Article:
Sunday, May 14, 2006

Remembrance, inclusion, exclusion

Mother's Day is always a mixed blessing. It is when we decided to start our family, with Jessica. We remember her and miss her. Much life Father's Day for me, Mother's Day is such a remembrance of things lost, as well as things gained. I always feel like such a total failure on Father's Day. What kind of man am I if my children died and I couldn't stop it from happening? Yet, I am so pleased with the children that I do have living with me.

Saturday night, both of my daughters had friends stay the night, so this morning we had people in the house. We presented Win with some presents (the Beatles CDs she wanted, a vase, some flowers I'd hidden the night before), I prepared breakfast (waffles for some of the kids, blueberry waffles for some of the kids, mixed fruit [blue berries, black berries and sliced strawberries] with yogurt and sugar on the side for Win) and we went for some walks. Win did almost ten miles this morning, basically one 3.3 mile circuit with each of us.

http://www.nytimes.com/2006/05/14/books/review/14wright.html is about why so many people find Americans annoying. It is also, if you think about it, why some segments in our society find other segments so annoying. "We're not obnoxiously evangelistic, just obnoxiously self-involved " is the take-away from the article. So often, we are obnoxiously self-involved.

Which is how Church ended today. The Young Men came in and gave flowers to their mothers -- and skipped everyone else. That made a definite point, especially following a lesson on loss and death and being excluded. Kind of capped the point.

And yes, today is a day when I would like to just subsume my feelings with a double batch of brownies and a half gallon of ice cream. Instead, I remember I'm allergic to chocolate and stay continent and just feel the emotions instead, caring for those I love.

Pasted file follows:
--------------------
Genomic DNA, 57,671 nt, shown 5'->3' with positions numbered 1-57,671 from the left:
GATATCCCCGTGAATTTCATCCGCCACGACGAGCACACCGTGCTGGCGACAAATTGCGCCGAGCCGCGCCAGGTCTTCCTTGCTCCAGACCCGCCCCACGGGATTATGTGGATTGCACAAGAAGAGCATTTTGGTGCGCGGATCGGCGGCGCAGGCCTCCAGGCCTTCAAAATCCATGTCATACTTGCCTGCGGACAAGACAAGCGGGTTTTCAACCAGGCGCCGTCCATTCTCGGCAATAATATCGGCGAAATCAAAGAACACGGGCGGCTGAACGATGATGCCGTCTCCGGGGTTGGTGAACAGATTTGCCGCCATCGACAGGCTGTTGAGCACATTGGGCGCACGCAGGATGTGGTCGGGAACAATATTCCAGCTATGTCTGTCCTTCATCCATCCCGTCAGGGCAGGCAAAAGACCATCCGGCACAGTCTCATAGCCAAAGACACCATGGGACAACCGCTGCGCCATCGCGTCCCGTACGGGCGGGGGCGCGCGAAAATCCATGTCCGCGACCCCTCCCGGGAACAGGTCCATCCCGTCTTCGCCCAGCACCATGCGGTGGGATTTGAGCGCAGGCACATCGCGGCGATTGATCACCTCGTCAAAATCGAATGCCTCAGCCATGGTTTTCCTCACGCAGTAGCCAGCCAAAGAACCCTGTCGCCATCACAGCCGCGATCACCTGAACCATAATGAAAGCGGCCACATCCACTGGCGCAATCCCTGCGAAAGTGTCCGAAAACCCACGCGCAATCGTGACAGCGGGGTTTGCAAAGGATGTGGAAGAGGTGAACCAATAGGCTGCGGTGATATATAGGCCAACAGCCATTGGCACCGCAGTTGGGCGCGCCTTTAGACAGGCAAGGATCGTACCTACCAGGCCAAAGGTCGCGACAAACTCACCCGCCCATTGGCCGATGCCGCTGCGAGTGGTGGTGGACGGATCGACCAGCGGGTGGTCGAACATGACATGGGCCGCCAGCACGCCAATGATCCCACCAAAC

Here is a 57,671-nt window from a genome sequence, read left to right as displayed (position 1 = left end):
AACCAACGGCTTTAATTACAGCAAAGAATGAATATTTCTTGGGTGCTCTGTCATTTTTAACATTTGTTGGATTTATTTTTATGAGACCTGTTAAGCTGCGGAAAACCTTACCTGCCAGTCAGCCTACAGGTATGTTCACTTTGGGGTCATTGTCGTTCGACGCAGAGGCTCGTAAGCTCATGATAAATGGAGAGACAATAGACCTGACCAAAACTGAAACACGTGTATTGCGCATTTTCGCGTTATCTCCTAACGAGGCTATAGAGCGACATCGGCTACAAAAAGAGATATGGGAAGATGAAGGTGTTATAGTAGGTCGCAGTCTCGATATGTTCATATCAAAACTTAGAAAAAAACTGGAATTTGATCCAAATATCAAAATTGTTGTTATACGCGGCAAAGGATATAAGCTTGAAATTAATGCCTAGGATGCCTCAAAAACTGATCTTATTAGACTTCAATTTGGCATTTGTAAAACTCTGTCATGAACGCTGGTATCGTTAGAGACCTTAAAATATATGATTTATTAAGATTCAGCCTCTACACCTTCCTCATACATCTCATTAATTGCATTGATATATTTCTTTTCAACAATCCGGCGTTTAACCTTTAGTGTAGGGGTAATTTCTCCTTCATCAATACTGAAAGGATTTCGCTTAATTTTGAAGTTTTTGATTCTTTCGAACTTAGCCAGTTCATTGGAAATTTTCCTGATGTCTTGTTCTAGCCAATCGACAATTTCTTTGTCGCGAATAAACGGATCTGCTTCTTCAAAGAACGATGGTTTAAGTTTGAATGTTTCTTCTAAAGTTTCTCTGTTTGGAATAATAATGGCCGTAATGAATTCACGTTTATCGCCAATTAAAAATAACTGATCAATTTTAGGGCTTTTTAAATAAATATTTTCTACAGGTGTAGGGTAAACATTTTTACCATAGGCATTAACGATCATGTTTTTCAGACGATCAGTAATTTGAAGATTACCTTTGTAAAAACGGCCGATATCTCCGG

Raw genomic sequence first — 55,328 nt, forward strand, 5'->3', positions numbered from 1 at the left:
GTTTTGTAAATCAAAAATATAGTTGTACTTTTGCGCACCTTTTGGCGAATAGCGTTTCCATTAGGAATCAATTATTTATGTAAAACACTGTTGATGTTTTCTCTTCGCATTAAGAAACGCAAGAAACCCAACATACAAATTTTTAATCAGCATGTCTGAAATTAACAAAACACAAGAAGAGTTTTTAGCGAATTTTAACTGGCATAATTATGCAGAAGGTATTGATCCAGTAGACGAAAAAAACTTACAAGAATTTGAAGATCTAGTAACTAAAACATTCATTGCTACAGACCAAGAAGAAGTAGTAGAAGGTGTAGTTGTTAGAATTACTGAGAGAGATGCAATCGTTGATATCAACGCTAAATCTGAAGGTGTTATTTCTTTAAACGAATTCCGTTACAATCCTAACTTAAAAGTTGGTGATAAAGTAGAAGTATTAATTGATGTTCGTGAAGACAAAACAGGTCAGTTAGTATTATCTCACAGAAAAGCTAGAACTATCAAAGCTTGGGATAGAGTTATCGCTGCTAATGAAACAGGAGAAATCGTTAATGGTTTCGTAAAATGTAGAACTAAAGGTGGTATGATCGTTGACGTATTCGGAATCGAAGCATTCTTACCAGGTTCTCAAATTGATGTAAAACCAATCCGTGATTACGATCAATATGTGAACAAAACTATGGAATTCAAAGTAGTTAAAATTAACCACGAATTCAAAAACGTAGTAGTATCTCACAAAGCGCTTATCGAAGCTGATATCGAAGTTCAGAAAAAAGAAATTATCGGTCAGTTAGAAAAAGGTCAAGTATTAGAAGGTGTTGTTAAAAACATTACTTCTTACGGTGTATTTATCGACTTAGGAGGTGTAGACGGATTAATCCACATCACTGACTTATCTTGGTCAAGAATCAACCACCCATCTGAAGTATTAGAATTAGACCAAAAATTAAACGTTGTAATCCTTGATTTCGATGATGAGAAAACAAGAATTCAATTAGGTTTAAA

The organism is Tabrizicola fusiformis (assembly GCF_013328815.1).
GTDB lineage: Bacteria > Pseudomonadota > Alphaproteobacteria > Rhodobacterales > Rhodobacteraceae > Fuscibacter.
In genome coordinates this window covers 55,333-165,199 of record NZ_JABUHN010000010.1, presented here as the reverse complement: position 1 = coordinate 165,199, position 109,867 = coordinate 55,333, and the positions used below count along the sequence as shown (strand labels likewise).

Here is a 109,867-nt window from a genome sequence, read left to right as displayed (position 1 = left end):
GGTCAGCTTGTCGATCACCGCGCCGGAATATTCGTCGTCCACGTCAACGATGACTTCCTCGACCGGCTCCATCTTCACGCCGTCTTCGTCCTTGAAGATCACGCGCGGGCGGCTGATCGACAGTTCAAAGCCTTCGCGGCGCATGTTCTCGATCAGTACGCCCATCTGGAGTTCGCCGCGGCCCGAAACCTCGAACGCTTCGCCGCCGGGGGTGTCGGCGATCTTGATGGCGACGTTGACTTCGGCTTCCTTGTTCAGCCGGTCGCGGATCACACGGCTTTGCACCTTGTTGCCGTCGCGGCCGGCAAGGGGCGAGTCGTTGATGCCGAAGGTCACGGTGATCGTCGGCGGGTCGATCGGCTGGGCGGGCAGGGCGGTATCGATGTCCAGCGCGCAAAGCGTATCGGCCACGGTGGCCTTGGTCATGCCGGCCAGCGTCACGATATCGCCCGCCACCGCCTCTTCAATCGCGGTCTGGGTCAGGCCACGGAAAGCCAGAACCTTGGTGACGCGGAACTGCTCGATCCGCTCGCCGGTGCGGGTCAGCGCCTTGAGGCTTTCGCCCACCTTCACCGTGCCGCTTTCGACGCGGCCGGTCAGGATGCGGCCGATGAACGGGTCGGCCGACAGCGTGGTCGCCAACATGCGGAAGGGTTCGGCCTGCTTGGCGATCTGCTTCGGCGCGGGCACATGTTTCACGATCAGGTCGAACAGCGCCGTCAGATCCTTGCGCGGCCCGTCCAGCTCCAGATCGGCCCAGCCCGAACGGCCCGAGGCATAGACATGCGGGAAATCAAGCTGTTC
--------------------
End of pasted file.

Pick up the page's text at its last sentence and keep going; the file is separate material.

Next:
10 THE SHANGRI-LA DIET, by Seth Roberts (Putnam)

[if you've come for Shangri-la diet notes, click here]

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Stephen

11 comments:

noelle feather said...

I wonder if I'm missing your point about the YM and the flowers...missed everyone else--meaning, everyone should be included?

Today, in the 3rd hour, the Bishopric came to RS and Primary (and YW, I assume) and gave all the "Mothers" and "Sisters" this awesome strawberry cake. It was so good. :)

Anonymous said...

All the mothers should be included, not just the mothers of teen age boys.

You know, a woman has value even if she hasn't had a boy child ...

Stephen said...

I wasn't clear enough. Relief Society finished with a special presentation for mothers. But it turned out to be a special presentation only for those women who were mothers of boys in YM.

Though, perhaps, it may be right that the only mothers who count are the mothers of boys, the rest should just sit there and applaud them.

I'm sad and tired tonight, it has been a rough day. I'll have to think and re-edit, perhaps.

I think awesome cake is better ;)

Anonymous said...

In the United States, Mother's Day was originally conceived by social activist Julia Ward Howe during the American Civil War with a call to unite women against war. She wrote this Mother's Day Proclamation:

Mother's Day Proclamation

Arise, then, women of this day!
Arise, all women who have hearts,
Whether our baptism be of water or of tears!

Say firmly:
"We will not have great questions decided by irrelevant agencies,
Our husbands will not come to us, reeking with carnage, for caresses and applause.
Our sons shall not be taken from us to unlearn
All that we have been able to teach them of charity, mercy and patience.
We, the women of one country, will be too tender of those of another country
To allow our sons to be trained to injure theirs."

From the bosom of the devastated Earth a voice goes up with our own.
It says: "Disarm! Disarm! The sword of murder is not the balance of justice."
Blood does not wipe our dishonor, nor violence indicate possession.
As men have often forsaken the plough and the anvil at the summons of war,
Let women now leave all that may be left of home for a great and earnest day of counsel.

Let them meet first, as women, to bewail and commemorate the dead.
Let them solemnly take counsel with each other as to the means
Whereby the great human family can live in peace,
Each bearing after his own time the sacred impress, not of Caesar,
But of God.

In the name of womanhood and humanity, I earnestly ask
That a general congress of women without limit of nationality